I heard this week on Radio 4’s Today programme that Dothraki is an actual language. For those of you who have not yet been caught up in the phenomenon that is Game of Thrones, this is the language spoken by one of the tribes, which I had assumed was made up as the actors went along. In fact the producers of the show commissioned a new language of 3,400 words, which is at least enough for John Humphries to introduce the sports section of the radio programme in Dothraki.
This got me to thinking about the importance of language in divorce. The words that divorce lawyers use on the telephone and in their letters can make a huge impact. So much so that Resolution, the organisation of divorce lawyers who try to use a conciliatory approach to family law, require members to think about the long term consequences of their actions – and words.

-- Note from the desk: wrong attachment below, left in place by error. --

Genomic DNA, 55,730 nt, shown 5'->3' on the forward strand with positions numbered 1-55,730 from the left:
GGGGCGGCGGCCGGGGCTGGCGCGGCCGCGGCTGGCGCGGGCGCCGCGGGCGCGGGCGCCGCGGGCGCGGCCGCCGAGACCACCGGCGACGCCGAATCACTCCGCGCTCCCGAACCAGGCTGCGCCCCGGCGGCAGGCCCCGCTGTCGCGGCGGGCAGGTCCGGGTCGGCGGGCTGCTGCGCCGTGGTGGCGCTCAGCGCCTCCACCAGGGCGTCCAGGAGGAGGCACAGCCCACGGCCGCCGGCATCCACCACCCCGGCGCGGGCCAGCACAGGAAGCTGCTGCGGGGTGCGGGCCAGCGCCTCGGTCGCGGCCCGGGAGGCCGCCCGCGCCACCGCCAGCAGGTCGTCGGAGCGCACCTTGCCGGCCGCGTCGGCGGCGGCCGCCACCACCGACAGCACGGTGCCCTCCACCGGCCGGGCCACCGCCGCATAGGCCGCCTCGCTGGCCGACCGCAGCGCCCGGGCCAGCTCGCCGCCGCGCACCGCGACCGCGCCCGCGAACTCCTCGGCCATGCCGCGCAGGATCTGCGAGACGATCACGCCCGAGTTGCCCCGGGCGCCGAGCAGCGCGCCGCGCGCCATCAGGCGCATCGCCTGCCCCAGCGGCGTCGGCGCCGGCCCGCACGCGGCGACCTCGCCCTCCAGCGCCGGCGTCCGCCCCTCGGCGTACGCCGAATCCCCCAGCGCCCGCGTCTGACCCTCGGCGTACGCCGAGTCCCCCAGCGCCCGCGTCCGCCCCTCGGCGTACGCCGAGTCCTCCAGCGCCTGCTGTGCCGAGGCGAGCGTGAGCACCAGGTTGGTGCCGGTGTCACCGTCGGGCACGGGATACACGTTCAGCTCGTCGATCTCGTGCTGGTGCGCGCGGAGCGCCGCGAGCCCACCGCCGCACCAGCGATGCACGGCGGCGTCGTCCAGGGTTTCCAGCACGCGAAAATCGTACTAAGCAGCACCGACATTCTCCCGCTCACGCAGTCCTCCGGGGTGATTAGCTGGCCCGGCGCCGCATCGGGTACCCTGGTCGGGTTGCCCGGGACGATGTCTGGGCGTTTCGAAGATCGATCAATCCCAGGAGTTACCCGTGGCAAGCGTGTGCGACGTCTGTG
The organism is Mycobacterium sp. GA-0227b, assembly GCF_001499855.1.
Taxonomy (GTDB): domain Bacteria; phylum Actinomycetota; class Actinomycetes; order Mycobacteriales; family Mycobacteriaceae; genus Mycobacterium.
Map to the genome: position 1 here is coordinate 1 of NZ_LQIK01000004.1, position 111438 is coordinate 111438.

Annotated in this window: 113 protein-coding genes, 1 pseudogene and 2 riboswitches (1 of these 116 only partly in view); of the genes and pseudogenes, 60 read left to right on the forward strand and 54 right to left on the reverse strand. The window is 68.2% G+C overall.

Receiving a letter from a solicitor may be intimidating. Receiving a letter from a solicitor who is writing to you about your children, and which is written in jargon as incomprehensible as Dothraki, does not help anyone. It is not necessary for cases to be conducted in this way – and as a Resolution member and a trained Collaborative lawyer, I have seen many times at first hand the power of choosing appropriate language.
It is easy to forget the power of words – but as a divorce lawyer, it is important that I choose mine with care.
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